Friday, January 16, 2009

SAVOR Brewery List Announced

The second annual SAVOR: An American Craft Beer & Food Experience will be held in Washington, DC on May 30, 2009. This interesting, if somewhat pricey, event is designed to showcase the delights of pairing beer and food. The list of participating craft breweries has been released by the Brewers Association, the sponsor of the event. There are four Virginia breweries participating this year; Capitol City, Legend, St. George, and Starr Hill. That's a big step up from last year when just one Virginia brewery (Williamsburg Alewerks) participated. I see also that my two favorite Maryland breweries, Clipper City and Flying Dog, are listed.

The complete 2009 SAVOR brewery list is here.

Privatization of Virginia ABC Stores

Senator Mark Obenshain (R-Harrisonburg) wants the state to get out of the business of selling alcohol. Don't worry, this is not another anti-alcohol campaign, but a move that would benefit both the consumer and the state. Senator Obenshain intends to introduce a bill that would require Virginia to sell off its 331 liquor stores, otherwise known as ABC (Alcoholic Beverage Control) stores, and move the business to the private sector. The Northern Virginia Daily has the story.
While the finer points are still being worked out, previous studies have found the commonwealth could realize some $700 million in new revenue — or 23 percent of this year’s budget shortfall — every year.

“ABC sales aren’t that impressive,” Obenshain said. Virginia’s stores made a profit of about $104 million last year, roughly equal to the amount of wine and liquor taxes the stores took in.

Taxpayers could do much better by letting the private sector take over, he said.

Farming out the operation of ABC stores was just one of hundreds of recommendations of a 2002 report on government efficiency and effectiveness chaired by former Democratic Gov. L. Douglas Wilder

While not a new idea, this is perhaps an idea whose time has come given current budget hardships. The state would still collect tax revenue from privatized liquor stores, but do away with the overheard such as leases, payroll, and benefits. There's little doubt that private store owners, with profitability in mind, could offer a better selection and a better shopping experience than that currently offered by the stark state-run stores.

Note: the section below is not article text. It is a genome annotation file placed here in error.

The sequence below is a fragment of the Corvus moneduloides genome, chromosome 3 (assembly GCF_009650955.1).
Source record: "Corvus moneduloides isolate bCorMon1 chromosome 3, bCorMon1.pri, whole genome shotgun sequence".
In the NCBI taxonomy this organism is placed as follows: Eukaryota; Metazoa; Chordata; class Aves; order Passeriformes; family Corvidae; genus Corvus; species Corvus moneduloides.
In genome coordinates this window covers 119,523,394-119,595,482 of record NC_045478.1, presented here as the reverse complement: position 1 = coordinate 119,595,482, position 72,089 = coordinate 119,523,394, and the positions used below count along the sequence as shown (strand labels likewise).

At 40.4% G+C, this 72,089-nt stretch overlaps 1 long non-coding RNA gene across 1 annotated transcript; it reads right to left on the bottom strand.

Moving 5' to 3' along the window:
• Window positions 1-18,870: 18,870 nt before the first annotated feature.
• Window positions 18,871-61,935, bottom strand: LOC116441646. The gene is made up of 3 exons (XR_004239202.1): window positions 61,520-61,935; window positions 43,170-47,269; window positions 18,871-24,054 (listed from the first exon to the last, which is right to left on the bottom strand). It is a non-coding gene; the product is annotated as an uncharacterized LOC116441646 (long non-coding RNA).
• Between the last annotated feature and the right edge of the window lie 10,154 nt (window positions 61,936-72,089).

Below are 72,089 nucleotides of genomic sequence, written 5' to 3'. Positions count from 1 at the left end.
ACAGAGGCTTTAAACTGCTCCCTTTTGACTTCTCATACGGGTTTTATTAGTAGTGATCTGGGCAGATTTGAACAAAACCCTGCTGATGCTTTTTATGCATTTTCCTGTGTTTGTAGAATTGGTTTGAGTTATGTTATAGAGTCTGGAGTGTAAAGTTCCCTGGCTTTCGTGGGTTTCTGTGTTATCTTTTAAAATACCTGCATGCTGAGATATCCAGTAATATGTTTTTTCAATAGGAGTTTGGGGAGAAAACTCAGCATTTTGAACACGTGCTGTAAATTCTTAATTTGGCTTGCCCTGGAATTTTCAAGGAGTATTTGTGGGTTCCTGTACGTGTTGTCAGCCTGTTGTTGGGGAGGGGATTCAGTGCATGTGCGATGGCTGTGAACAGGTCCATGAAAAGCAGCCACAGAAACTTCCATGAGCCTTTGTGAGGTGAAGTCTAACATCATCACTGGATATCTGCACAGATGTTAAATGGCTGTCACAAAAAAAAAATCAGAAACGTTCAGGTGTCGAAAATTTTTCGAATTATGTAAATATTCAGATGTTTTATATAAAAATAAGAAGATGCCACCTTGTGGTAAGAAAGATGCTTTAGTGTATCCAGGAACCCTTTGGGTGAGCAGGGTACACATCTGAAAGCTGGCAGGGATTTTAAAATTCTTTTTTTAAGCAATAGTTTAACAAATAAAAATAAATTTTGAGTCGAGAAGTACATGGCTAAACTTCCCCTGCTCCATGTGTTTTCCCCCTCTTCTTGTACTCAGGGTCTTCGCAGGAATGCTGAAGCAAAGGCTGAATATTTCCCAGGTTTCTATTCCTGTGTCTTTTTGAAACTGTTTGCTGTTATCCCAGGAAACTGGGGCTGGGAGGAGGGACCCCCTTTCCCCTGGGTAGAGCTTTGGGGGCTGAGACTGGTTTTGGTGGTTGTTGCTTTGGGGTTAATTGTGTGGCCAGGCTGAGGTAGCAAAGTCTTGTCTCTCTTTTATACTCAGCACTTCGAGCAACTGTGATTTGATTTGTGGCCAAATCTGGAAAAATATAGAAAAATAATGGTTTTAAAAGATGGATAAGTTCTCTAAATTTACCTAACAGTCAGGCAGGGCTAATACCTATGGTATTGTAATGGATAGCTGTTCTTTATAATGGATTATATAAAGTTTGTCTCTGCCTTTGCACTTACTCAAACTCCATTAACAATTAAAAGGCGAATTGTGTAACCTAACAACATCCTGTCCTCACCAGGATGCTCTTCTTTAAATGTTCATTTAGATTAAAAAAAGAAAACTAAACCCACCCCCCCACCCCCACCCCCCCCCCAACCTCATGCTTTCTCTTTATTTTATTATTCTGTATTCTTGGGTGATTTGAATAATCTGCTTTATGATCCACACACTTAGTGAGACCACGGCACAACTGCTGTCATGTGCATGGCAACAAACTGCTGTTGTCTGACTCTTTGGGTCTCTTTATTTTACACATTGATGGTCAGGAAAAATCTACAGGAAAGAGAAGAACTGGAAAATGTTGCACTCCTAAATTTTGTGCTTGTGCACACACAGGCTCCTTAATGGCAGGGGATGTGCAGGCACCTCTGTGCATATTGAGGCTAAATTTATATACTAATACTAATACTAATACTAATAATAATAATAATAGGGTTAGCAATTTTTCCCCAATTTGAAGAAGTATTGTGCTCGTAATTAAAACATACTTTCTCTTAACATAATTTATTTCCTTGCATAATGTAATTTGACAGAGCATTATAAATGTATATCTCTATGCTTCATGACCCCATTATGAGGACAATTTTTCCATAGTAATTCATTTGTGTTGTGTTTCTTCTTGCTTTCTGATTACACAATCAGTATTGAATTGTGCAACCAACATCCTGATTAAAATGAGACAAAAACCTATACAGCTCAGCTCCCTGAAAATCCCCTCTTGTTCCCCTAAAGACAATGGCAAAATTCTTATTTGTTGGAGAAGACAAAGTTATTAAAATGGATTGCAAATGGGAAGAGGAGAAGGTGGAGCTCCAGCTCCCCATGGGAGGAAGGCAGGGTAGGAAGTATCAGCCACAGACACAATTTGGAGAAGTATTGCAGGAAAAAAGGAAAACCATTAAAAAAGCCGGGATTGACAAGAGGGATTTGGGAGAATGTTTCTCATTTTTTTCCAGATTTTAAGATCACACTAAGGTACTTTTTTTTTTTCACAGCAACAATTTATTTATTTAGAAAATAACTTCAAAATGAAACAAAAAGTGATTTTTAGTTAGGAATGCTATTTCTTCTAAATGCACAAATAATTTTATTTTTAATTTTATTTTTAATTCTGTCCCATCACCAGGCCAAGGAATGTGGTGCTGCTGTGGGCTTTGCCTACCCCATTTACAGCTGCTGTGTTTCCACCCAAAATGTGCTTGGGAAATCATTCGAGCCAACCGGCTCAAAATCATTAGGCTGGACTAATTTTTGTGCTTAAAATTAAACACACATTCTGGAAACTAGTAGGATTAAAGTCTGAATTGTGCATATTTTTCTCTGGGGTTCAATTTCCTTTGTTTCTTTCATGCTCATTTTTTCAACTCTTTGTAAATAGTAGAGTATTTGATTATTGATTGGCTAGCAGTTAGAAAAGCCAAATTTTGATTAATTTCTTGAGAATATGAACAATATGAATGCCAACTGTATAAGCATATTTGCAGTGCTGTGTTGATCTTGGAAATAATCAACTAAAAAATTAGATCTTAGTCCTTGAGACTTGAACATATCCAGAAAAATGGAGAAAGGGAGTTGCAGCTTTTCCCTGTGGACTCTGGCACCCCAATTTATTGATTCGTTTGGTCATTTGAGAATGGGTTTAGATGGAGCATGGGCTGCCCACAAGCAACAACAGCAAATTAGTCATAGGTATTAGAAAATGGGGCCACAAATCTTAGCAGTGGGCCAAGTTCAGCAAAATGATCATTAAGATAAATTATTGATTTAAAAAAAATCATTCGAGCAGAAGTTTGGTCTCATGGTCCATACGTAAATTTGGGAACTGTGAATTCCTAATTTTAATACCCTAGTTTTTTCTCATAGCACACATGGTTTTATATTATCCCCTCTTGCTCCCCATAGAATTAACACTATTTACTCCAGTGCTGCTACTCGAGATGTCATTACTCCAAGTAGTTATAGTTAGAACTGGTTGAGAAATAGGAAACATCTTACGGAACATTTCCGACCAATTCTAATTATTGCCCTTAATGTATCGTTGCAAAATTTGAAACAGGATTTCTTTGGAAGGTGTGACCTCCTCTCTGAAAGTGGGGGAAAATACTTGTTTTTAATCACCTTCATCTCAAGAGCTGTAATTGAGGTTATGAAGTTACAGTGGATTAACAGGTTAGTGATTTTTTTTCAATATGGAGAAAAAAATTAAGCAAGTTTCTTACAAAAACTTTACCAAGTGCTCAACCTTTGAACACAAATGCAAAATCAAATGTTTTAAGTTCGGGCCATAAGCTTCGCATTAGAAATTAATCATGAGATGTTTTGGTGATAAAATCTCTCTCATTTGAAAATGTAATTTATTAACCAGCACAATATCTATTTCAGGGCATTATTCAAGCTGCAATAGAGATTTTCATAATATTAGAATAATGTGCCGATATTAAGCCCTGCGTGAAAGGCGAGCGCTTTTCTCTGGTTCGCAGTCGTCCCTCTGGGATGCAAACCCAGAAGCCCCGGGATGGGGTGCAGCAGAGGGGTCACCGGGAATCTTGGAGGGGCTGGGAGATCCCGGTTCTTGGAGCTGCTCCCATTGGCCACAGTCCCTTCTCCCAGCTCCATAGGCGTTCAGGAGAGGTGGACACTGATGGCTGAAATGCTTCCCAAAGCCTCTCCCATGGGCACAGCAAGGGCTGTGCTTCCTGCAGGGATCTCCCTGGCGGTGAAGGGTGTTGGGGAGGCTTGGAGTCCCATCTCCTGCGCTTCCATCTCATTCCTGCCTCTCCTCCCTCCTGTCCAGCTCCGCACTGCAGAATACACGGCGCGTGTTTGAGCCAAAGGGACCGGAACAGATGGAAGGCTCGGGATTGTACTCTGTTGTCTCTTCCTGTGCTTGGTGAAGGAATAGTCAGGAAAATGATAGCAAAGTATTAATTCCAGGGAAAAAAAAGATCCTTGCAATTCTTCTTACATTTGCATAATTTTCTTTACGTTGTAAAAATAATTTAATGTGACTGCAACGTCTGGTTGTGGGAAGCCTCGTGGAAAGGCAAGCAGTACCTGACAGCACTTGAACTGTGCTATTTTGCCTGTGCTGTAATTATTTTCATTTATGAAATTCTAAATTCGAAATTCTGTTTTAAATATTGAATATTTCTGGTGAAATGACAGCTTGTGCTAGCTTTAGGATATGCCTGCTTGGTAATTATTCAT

See Legislation could help offset Va.'s deficit by turning over liquor stores for the complete Northern Virginia Daily article.

Senator Obenshain has also created a group on Facebook, Virginians for ABC Store Privatization, to help increase awareness of the cause.

Update, January 31: The proposal was killed in committee today. See this update for more information.

Thursday, January 15, 2009

Local Restaurant Reviewers Visit Capital Ale House

Local restaurant reviewers Nancy Rossbacher And Stephen Sylvia recently visited the Fredericksburg Capital Ale House and their review appeared in today's Free Lance-Star. They mention a few of the many menu items, and I do agree with their assessment of the bratwurst and knackwurst plate. It's one of my favorites. The reviewers didn't mention it, but the Capital Ale House also serves a very tasty Angus burger. However, I do suggest ordering that entrée on a night other than the Monday $1 burger nights, when I've found meat is apt to be over-cooked.

My first thought when reading the positive review was "Oh no, here we go again." I feared there would be another crowd surge like we recently experienced after The Pub was reviewed in the paper. However, given the crowds that already fill Capital Ale House on weekend evenings, any visitor surge is likely to be well-masked.